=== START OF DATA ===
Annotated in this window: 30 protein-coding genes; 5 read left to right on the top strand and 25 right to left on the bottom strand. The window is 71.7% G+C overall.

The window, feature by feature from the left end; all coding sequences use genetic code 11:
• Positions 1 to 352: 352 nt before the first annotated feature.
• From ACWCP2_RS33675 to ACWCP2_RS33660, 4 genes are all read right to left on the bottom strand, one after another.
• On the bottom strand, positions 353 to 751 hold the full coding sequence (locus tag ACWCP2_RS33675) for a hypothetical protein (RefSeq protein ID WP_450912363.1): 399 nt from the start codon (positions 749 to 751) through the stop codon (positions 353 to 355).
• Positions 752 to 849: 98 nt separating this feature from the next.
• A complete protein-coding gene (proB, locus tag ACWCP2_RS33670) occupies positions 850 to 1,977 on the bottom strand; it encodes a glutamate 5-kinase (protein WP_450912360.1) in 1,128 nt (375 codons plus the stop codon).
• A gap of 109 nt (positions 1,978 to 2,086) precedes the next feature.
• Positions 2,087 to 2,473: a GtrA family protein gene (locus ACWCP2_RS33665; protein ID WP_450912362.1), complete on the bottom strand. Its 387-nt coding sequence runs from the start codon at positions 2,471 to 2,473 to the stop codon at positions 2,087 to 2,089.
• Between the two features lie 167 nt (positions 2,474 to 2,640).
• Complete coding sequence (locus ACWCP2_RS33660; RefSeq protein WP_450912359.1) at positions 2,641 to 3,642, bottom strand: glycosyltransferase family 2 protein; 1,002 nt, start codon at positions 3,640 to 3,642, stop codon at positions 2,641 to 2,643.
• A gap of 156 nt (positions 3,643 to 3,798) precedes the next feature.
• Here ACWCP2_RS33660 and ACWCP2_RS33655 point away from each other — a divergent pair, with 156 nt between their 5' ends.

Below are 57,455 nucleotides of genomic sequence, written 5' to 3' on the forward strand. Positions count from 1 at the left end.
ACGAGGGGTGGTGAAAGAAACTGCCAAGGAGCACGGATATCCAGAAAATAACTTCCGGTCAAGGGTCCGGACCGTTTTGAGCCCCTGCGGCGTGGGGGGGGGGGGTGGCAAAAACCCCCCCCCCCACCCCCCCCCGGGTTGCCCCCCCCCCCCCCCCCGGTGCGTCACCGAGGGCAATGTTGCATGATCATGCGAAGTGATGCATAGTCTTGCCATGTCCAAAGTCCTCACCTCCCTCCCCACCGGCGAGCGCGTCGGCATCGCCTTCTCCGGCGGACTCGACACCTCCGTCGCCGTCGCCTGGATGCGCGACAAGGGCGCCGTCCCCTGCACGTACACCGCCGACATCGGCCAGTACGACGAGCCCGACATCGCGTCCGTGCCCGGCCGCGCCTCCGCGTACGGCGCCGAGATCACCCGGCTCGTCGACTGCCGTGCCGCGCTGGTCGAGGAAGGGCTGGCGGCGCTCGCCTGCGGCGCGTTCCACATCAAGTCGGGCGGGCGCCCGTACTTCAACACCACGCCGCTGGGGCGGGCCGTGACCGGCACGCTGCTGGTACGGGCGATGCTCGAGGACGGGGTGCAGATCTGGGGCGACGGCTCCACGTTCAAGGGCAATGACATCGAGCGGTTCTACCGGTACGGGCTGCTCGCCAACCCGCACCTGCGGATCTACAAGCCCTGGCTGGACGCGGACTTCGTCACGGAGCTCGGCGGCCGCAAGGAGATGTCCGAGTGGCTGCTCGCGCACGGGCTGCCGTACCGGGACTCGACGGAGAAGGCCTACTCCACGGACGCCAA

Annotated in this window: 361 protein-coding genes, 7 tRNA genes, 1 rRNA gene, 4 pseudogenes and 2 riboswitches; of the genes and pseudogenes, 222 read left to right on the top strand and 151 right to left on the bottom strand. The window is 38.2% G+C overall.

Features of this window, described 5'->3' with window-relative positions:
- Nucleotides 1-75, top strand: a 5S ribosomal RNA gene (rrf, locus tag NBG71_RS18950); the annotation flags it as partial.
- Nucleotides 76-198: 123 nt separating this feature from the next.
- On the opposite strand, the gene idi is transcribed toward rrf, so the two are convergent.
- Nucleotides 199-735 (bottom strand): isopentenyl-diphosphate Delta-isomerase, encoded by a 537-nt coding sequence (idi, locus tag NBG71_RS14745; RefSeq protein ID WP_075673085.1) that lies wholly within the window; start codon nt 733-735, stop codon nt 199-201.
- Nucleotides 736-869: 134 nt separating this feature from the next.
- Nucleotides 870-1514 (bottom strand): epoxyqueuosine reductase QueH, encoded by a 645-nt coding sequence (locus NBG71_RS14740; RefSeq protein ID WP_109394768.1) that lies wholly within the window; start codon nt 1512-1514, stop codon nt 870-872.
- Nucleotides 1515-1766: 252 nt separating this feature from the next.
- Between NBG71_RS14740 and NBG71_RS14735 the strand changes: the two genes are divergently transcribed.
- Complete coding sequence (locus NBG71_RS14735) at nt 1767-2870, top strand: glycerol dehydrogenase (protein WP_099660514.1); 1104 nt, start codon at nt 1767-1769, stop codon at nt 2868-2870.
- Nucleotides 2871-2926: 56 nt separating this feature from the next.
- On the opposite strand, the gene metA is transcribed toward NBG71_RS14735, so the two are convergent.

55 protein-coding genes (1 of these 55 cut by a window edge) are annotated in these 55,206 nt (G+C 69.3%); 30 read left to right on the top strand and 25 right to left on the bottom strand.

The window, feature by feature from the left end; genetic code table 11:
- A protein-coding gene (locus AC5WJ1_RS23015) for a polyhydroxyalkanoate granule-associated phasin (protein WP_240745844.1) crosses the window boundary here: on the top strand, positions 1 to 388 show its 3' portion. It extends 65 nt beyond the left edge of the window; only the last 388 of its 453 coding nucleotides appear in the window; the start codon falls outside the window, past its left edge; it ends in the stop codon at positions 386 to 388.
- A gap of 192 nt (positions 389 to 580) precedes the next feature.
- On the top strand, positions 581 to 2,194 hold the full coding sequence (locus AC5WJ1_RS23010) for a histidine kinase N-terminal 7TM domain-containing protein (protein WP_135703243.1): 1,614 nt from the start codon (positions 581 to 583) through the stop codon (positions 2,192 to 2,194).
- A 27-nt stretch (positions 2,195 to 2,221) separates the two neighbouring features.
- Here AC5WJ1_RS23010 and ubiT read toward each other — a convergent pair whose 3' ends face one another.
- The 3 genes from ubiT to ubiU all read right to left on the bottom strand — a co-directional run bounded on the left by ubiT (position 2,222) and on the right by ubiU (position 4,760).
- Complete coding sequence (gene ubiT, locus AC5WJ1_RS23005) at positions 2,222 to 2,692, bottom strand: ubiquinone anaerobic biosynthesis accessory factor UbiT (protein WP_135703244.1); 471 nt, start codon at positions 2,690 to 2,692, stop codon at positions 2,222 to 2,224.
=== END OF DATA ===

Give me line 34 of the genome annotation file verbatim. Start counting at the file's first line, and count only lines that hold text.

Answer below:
- A 27-nt stretch (positions 2,195 to 2,221) separates the two neighbouring features.